- Place your canning lids and rings on. This simply means add the flat lid (it will fit with the rubber sealing compound over the rim of the jar) then add a screw band to hold the lid down during processing. The screw band does not need to be super tight. Finger tight is what is recommended. Tight enough to hold the lid on comfortably. Don’t crank down hard. It is not needed.
- Then place the jar in your canner.
Process in a Water Bath or Steam Canner
Now that your jars are filled you’ll start the canning process.
Choose: Steam canning or water bath canning?
I’ve included instructions for water bath canning but this is a great project for a steam canner too. Steam canning is now my go to whenever it is possible. If you want to process with a steam canner you’ll use the same processing time but follow the instructions on how to use a steam canner.
How long to water bath peaches.
- Raw Pack: Process pints for 25 minutes, quarts for 30 minutes.
- Hot Pack: Process pints for 20 minutes, quarts for 25 minutes.
Some Common Questions and Canning Tips
Freestone vs Clingstone Peaches
- Freestone peaches are those where the pit or “stone” comes out easily when cut open.
- Clingstone peaches have flesh that ‘clings’ to the pit and it is difficult to remove.
Either will work but I will always opt for freestone peaches when canning they are much easier to prepare. With clingstone peaches, the flesh gets mushed up… it’s almost impossible to avoid it.
I will say that some people insist that clingstone is better as the texture of the peach is nicer after canning.
Expert tip… save the clingstone peaches for jam!Sharon
White Peaches vs Yellow Peaches
Choose yellow peaches for canning. White peaches have lower acidity levels, which can pose safety concerns. There are no tested directions for either pressure canning or water bath canning white peaches.
Pressure Canning Peaches
I have been asked on several occasions about pressure canning peaches. So I’ll give some instructions here. It IS possible but honestly I don’t recommend it. I think the water bath or steam canning is sufficient.
For pressure canning peaches you will follow the same procedures as above for filling your jars and then process in a pressure canner for 10 minutes either pints or quarts; hot or raw pack. The pressure you’d use will depend on your altitude and is is as follows.
Pay attention to the proper time for the proper equipment.
- use the chart for the style of pressure canner you are using.
- check the altitude adjustments for your altitude.
- Dial Gauge – Watch the dial on your canner to determine pressure.
- Altitude – Weight (pounds pressure)
- 0-2000 – 6 lbs
- 2001-4,000 – 7 lbs
- 4,001-6,000 – 8 lbs
- 6,001-8,000 – 9 lbs
- Weighted Gauge – Watch for the weight to ‘jiggle’ to determine pressure.
- Altitude – Weight (pounds pressure)
- 0-1000 ft – 5 lbs
- Above 1000 – 10 pounds
Source – National Center for Home Food Preservation accessed August 29, 2023
Why Are My Peaches Floating?
Floating peaches is something that happens usually in raw pack style peaches. It is due to trapped air within the fruit or the jar. It is simply cosmetic. There is nothing wrong with your peaches. Here are some tips to try to avoid this.
- Pack the peaches snugly in the jar without crushing them.
- Remember to release air bubbles.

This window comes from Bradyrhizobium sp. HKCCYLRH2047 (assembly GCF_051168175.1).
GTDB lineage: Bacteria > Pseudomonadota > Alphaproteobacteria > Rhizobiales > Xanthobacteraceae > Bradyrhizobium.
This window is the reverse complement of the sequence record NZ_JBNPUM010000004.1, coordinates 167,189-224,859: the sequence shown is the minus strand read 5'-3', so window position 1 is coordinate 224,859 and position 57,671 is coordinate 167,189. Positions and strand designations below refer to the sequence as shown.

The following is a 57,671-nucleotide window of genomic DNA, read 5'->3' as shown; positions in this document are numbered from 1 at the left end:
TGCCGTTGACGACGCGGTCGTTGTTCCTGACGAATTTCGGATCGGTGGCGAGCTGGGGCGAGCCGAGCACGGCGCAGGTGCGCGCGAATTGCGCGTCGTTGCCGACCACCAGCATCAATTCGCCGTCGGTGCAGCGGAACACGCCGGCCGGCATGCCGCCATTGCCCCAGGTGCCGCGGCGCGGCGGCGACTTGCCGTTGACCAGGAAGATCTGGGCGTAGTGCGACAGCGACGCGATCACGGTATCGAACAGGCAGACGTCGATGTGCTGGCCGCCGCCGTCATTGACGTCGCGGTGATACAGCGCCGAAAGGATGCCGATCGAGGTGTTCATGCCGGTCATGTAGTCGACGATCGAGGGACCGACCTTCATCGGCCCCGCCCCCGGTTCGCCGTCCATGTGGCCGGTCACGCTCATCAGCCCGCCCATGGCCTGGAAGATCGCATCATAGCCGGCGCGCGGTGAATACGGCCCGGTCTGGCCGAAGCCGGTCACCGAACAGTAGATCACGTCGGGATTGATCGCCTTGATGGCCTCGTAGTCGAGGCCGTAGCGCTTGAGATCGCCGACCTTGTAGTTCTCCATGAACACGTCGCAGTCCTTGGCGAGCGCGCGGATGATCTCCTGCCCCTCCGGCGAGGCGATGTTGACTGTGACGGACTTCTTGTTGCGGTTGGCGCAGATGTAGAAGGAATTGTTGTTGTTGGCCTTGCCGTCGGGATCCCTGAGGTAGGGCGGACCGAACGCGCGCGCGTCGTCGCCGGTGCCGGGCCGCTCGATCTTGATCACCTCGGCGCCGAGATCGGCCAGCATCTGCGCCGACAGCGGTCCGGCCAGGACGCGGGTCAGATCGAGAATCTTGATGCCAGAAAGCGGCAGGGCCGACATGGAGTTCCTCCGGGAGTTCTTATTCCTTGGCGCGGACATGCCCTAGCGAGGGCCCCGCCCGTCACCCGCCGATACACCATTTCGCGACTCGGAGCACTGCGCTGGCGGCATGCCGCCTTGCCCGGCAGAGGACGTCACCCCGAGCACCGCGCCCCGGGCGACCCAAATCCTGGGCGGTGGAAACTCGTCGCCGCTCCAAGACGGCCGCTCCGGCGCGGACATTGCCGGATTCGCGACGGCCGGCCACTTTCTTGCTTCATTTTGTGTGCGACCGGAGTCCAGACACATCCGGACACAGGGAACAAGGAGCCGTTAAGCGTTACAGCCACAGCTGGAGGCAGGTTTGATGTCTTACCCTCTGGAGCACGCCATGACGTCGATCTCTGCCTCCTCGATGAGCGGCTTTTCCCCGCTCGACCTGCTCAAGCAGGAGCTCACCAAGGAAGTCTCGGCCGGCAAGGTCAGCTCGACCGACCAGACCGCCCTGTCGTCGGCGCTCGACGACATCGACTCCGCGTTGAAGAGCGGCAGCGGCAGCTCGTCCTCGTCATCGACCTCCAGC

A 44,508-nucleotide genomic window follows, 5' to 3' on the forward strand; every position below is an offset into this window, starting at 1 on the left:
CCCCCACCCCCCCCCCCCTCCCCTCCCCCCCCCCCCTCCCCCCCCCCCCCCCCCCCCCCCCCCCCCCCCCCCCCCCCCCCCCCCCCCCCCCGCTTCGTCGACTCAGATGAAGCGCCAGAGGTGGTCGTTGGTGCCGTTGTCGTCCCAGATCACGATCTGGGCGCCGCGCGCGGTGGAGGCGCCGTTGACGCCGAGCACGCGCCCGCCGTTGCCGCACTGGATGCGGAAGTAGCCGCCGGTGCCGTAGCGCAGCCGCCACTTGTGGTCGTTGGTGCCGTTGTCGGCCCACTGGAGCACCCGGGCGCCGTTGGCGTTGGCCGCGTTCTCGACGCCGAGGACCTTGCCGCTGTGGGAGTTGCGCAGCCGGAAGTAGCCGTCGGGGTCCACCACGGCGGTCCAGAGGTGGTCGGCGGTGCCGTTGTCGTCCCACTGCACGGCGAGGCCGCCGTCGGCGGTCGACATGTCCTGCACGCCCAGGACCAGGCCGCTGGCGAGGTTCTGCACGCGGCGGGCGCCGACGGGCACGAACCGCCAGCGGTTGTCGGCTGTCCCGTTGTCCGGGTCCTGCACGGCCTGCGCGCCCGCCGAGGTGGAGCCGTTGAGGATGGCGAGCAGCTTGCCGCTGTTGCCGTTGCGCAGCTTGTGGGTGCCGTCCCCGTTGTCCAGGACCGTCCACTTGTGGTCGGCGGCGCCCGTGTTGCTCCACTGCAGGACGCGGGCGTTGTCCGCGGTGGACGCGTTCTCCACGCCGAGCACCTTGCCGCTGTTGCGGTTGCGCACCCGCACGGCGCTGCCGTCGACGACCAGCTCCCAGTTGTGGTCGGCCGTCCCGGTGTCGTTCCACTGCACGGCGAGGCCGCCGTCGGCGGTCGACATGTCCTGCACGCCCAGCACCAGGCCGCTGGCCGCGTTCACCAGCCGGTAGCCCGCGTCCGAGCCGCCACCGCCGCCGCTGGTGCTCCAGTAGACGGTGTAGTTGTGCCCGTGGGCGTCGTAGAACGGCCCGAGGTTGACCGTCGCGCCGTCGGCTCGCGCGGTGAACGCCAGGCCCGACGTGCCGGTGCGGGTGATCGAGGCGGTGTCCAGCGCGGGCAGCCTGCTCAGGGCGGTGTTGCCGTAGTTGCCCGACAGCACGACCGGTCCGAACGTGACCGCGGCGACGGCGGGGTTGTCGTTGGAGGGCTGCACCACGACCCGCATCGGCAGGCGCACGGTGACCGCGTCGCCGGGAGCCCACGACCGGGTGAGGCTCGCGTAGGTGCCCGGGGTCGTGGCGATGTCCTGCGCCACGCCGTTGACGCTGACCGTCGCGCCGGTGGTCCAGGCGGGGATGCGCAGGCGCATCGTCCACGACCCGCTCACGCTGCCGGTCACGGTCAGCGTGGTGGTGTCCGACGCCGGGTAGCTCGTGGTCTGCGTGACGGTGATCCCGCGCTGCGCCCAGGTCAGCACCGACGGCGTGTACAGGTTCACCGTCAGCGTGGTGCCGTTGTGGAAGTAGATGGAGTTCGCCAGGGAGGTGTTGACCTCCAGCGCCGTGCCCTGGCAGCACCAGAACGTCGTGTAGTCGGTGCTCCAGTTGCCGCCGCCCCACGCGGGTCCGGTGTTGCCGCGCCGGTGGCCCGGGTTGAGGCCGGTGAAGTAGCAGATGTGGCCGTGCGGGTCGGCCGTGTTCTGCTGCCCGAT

- Use the appropriate headspace as indicated in the recipe.
I Lost Liquid in My Home Canned Peaches
Losing liquid in canned peaches can happen for various reasons, including inadequate headspace, a poor seal, or temperature fluctuations during processing. Here are some tips to try and avoid this.
- Ensure the recommended headspace is maintained when filling the jars.
- Properly process the jars, but don’t over process. In a water bath the water should be a rolling boil, but that does not have to mean boiling so hard it is splashing out of the pot. The water should be rolling and bubbles active.
Adding Spices to Home Canned Peaches
Do you like a little cinnamon with your peaches? You can safely add a little bit of spice to your syrup. Be sure you are using dried spices not fresh. A little goes a long way! Test it with small amounts first.
If you have any spices with substance take them out before you fill your jars. For instance if you like cloves you can simmer whole cloves in your syrup, but remove them before filling jars. Don’t put them in a jar… that jar will be much too strong!
More Frequently Asked Questions
What Do I Do If My Jar Doesn’t Seal?
If your jar doesn’t seal after processing, don’t fret. You have a few options:
Allow the jar to cool completely and then reprocess it using a new lid and following proper guidelines. (Your peaches may be over cooked.)
Refrigerate the contents and consume within a few days.
Alternatively, you can opt for freezing. This would avoid the mush peach issue of reprocessing.
How Long Do Home Canned Peaches Last?
Home canned peaches have a shelf life of around 1 to 1.5 years when stored in a cool, dark place. This is a quality issue more than a safety issue. Peaches will start getting soft after this length of time.
Lemon juice is not required in canning peaches. It will not hurt anything. In fact it might just a a bit of tartness to the flavor if you like that. But it is not needed for safety reasons.
Water bath or steam canning is the preferred method for canning peaches due to their high acidity. Pressure canning is not necessary and can result in texture issues. If you still choose pressure canning, be cautious of mushy peaches due to higher temperatures
Both freezing and canning are viable methods, each with its own advantages. Freezing preserves texture but requires freezer space. Canning provides shelf-stable preservation, but peaches might soften over time. The choice depends on your preference and available resources. I almost never freeze peaches. Canning is my go to. (dehydrating is a close second!)
Treat them just as you would a can of peaches from the store, which usually keeps a few days to a week or so. Peaches with sugar will last longer than if you canned them with no sugar, as the sugar does help preservation. Watch for any mold or spoilage.
According to the National Center for Home Food Preservation, do not can white-flesh peaches, because of their low acidity. Instead, can yellow-flesh peaches
- Ball Blue Book
- National Center for Home Food Preservation